Black Church

Journey into Great Lent (Day 29): The Journey Worth Taking

It’s almost over.  Then again, it isn’t.  Great Lent ends with Lazarus Saturday and Palm Sunday is the start of Holy Week.  Everything comes to a head on Pascha (Orthodox Easter).  Afterwards, it is back to eating anything affordable that I want to eat (have you ever had baby back ribs smoked over pecan wood?).  Nor do I have to feel bad about missing the Akathist, Pre-Sanctified Gifts, and Holy Week services (50 miles one way to the nearest Orthodox church with $3.50 a gallon gas is kinda tough).  I won’t have to add more prayers and prostrations to my daily discipline.  No more self-denial!  YIPPIEEE!!!!!!!!

Coptic (Egyptian) Orthodox Icon of Palm Sunday

No, wait … .  I am sorry.  But, in a way, I am going to miss this great fast.  These days of self-denial have given me a stronger awareness of the One who is my strength.  I have more fully learned that the daily walk with God requires discipline and that the walk is a lifestyle that means more than “getting your praise on.”  Don’t get me wrong.  I knew these, and other lessons of faith, before the fast.  The weeks of preparation, weekends that highlight the church doctrine, longer prayers, hunger pangs, and not satisfying my taste buds on favorite foods has been a blessing beyond measure.  It is going to seem weird eating a 7-11 hot dog on May 6th and not needing to have St. Ephraim the Syrian’s prayer as a part of my daily discipline. 

Then again, the journey is not over.  And this is what makes Orthodox Great Lent (Orthodoxy as a whole, for that matter) superior to conferences, revivals, and other events I practice in Protestantism.  There is always something in the Holy Apostolic and Catholic Church to remind us to continue the journey with the Lord.  Except for fast-free weeks, each Wednesday and Friday brings us back to Lent.  Wednesday’s fast commemorates the betrayal of Jesus by Judas.  Friday’s fast commemorates the Lord’s crucifixion.  In a society that looks at these days as measures to mark the work week (“hump day” and TGIF), isn’t it more wise to use these days for serious reflection on God?  Isn’t it better for our souls to reflect on the ways we betray the Lord with our sins and repent?  Does it not make more sense to enter the weekend with an increased level of spiritual sobriety?  Furthermore, there are the shorter fast of the Apostles and the Dormition of the Theotokos (the Virgin Mary) during the summer which helps remind us not to over-indulge in the things of this world.  Speaking of over-indulgence, the Nativity Fast comes with the Holiday Season where too many of us eat, drink, and spend more than we should.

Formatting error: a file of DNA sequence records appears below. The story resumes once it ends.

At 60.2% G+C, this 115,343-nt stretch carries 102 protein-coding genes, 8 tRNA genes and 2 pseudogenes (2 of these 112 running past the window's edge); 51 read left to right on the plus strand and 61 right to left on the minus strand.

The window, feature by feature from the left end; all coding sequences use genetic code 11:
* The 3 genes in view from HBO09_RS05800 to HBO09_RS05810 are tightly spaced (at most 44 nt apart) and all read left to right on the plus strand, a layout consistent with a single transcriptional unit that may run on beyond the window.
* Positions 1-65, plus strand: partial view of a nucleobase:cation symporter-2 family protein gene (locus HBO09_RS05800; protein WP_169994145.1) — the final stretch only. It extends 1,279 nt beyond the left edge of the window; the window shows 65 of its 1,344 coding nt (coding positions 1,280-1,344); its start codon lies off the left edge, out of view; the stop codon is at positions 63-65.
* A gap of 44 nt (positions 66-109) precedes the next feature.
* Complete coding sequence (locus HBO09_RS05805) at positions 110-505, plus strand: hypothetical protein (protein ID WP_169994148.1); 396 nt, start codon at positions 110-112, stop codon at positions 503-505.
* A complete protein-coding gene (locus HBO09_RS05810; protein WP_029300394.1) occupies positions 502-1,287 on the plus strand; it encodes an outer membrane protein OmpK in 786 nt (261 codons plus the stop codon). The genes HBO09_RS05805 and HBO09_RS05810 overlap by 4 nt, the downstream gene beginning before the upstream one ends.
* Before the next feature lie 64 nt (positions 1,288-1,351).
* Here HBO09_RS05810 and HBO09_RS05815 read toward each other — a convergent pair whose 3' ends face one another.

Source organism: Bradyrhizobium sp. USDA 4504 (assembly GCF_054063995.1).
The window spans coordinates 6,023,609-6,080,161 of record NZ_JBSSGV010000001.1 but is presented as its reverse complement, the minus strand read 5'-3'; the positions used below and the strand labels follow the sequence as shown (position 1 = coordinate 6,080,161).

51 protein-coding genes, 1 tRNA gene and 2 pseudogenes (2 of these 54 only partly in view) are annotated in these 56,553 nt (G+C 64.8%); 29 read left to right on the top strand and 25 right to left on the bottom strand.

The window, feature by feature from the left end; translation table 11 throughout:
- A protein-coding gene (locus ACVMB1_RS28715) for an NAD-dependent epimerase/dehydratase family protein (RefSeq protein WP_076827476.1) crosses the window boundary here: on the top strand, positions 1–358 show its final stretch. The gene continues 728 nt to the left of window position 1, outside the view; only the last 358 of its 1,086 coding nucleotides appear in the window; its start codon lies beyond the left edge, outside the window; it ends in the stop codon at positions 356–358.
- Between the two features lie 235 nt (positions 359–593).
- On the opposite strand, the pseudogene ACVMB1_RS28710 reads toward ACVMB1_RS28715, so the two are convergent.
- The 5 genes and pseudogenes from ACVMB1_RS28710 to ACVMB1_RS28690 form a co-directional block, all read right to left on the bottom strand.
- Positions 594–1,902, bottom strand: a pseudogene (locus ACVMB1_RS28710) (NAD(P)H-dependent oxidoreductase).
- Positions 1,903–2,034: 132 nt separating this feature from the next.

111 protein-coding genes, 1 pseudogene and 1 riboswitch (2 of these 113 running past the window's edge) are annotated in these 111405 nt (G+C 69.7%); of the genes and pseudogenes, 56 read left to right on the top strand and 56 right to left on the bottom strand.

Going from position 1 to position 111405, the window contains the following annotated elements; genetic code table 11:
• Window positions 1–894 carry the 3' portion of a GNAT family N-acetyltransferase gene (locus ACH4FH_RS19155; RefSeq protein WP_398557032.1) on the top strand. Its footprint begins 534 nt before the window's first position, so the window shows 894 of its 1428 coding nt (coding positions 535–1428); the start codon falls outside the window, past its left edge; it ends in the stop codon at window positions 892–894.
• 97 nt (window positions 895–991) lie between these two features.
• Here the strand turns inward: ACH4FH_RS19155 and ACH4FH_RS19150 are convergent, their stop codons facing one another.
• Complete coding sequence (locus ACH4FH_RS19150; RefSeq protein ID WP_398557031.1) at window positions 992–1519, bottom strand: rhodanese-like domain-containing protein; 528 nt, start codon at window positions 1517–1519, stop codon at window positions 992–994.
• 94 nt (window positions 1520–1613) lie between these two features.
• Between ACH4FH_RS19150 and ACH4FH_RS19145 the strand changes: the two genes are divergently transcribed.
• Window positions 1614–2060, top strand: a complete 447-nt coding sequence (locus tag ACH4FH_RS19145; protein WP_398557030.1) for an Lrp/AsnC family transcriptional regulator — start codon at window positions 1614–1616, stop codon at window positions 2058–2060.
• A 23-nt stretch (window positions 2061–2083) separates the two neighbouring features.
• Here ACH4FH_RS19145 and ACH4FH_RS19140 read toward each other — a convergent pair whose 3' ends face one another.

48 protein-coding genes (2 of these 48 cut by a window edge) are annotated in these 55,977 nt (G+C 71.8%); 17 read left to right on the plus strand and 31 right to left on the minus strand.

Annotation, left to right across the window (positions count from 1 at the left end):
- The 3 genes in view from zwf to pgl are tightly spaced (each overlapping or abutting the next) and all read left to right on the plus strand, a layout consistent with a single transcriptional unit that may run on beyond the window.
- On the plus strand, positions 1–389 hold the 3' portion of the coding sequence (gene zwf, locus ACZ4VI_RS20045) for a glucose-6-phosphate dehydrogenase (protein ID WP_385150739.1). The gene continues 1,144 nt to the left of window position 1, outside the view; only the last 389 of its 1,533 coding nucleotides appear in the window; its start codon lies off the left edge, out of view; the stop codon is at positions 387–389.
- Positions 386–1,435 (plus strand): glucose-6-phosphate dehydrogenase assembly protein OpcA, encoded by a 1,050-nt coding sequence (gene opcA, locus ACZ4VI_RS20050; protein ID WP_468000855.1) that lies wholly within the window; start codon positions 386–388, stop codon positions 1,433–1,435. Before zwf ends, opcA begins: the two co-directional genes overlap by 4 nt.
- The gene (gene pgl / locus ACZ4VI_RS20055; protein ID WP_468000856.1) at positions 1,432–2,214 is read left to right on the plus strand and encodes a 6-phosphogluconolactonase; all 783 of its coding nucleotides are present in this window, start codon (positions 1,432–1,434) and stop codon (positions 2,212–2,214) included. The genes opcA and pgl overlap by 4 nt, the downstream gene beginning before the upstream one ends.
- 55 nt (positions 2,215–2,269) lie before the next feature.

Without prayer, fasting is just dieting.  This is why the church has those long mid-week services where everyone, who is physically able, must stand (Akathist) and make prostrations.  Worship is not a time for us to sit back and be entertained.  We are to be awed to be in God’s presence.  As the prayer services of Great Lent are done in great reverence, so should we approach God in a spirit of holiness (the Trisagion).  As the services were held frequently, so should we seek that frequent communion with God in our personal disciplines (the Hours).  In our private prayer closets, we can continue to use the Psalms and the words of the saints to guide our union with God.  The priest who led the divine services continues to help us in our journey throughout the year.  The church family (including the priest) who forgave and asked for forgiveness to begin Great Lent is there for one another as well.  Although particular saints were honored during the fast (Mary of Egypt, John of the Ladder), there are saints for every day of the year.  We are constantly surrounded by this great cloud of witnesses (Hebrews 12:1).